But for whatever reason, the speaker, an experienced communicator with teenagers and a man with four grown children of his own, felt the need to address abandoned kids. I found this a little odd given our demographic.

He explained that when he leaves, in the dad’s spot is a hole in his kids’ hearts only Jesus can fill. Counselors who knew this to be true looked at one another with tears in their eyes.

Then the speaker said something like this to the students, “If it’s been a long time since you’ve had a fatherly hug, or if you just need someone to speak some fatherly truth to you about who you are in Jesus, I’d be glad to do that at the end of the message.”

More tears.

I had only known most these kids about 3 days and already 3 popped into my mind whose dads had either left them or passed away. But what happened after the message blew me away.

Student after student lined up to wait for a dad hug. 

Students from affluent suburbs. Students who more than likely knew their dad at one time. Students who now come from broken homes because the divorce rate knows no economic nor spiritual boundaries. But also students whose dads are physically present in their homes but completely checked out emotionally.

The line stretched down the aisle as teenagers – people who are highly sensitive to what their friends might think about them – cast aside their egos out of their desperate emotional need for a connection with a father figure.

More tears.

The following evening – the last evening with the speaker – kids walked up to say goodbye and thank you to him. Others, still starved for father attention, humbly requested one more father hug.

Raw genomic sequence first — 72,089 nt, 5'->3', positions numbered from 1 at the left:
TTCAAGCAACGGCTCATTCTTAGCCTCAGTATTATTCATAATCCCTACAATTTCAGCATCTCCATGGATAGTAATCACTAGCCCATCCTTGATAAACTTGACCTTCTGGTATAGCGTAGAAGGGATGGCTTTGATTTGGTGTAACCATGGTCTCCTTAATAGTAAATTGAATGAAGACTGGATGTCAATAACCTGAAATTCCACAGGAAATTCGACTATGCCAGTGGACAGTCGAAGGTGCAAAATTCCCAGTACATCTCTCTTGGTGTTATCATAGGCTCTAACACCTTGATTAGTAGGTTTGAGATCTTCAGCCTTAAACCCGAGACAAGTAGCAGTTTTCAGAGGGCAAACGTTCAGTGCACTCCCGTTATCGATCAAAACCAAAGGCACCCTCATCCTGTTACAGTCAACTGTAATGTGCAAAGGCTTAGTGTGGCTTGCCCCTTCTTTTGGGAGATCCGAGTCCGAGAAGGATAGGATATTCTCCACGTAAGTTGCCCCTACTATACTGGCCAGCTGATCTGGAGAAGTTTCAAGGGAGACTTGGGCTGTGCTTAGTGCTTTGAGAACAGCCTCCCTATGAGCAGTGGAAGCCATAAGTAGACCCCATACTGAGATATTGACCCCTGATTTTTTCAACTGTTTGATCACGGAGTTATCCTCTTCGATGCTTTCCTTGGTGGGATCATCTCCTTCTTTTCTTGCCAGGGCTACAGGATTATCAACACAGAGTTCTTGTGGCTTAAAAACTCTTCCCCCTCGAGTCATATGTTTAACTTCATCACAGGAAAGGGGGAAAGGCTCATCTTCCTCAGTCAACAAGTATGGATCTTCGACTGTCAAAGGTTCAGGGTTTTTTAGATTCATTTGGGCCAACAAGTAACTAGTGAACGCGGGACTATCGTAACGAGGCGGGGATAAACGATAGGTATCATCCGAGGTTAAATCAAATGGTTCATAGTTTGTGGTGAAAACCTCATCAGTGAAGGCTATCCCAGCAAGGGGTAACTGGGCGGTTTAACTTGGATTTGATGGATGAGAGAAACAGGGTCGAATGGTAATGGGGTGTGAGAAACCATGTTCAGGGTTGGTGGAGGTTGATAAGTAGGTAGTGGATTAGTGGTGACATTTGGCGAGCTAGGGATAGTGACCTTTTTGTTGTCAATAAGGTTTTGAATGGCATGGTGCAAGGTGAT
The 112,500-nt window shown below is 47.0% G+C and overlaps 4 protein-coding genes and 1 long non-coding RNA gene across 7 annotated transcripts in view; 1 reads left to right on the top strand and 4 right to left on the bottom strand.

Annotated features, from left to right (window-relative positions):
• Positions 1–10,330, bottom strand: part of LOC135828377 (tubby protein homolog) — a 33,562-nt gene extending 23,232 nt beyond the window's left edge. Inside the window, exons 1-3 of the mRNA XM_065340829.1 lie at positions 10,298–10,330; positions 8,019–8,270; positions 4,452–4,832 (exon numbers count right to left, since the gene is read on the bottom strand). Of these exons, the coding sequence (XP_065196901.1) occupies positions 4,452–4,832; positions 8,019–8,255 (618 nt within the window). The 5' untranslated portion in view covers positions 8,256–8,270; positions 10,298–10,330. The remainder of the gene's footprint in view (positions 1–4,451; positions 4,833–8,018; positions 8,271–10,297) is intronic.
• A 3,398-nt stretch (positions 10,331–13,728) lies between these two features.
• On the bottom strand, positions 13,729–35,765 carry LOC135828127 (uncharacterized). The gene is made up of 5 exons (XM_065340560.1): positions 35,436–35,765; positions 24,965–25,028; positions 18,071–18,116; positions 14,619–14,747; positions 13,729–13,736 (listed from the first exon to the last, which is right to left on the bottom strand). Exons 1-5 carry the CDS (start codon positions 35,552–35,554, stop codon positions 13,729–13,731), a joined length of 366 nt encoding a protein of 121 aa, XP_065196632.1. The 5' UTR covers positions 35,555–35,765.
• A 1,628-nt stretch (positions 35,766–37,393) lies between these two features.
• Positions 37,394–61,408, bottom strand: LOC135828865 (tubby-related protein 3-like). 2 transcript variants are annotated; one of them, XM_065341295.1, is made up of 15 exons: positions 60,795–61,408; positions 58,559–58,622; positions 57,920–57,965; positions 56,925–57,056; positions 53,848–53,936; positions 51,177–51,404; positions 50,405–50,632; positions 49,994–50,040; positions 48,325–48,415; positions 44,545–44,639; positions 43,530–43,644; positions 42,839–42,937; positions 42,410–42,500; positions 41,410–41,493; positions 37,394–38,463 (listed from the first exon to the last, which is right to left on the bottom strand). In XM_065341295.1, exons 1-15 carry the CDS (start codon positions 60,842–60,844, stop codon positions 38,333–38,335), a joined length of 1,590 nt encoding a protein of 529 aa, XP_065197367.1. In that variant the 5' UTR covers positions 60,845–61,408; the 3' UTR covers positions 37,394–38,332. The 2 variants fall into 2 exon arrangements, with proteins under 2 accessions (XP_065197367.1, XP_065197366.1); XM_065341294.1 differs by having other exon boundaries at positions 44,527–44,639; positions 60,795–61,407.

The best part?

The speaker was not playing the hero to these students; he was pointing them to the only One who can permanently rescue them from their pain – their Heavenly Father. 

I watched this fallen, kind-hearted, imperfect man offer all he could – a hug and some words – and it was a beautiful example to these students of what God’s fatherly love looks like.  With his words and actions, the speaker not only modeled God’s love, but he purposefully pointed these kids to their true Father as the ultimate, perfect Source of fatherly love.

And you know what?

The speaker’s humble offering was enough. It was enough to give the students a glimpse of the One who can fill their hearts eternally and perfectly. It was enough to crack the shell that some of these abandoned students had around their hearts. It was enough to encourage some of them to open their hearts to God for the first time or once again after months or years of having turned away from Him.

And my hope in sharing this story is that it will be enough for you, too. You whose dad has died. You whose dad left before you were born. You whose dad left when you were a kid. You whose dad stayed physically but abandoned you emotionally. You whose dad is not enough. And, when we get down to it, that’s all of us.

Max Lucado tweeted this week, “We never outgrow our need for a father’s love. We were wired to receive it.”

Scripture says we believers are children of God (John 1:12). He is our Father, our perfect, never-failing, more-than-enough Dad of dads. 

Amen.

 

Hostages of Hope

I’m not really sure how it happened.

Maybe it’s because I keep re-reading that crazy gratitude book.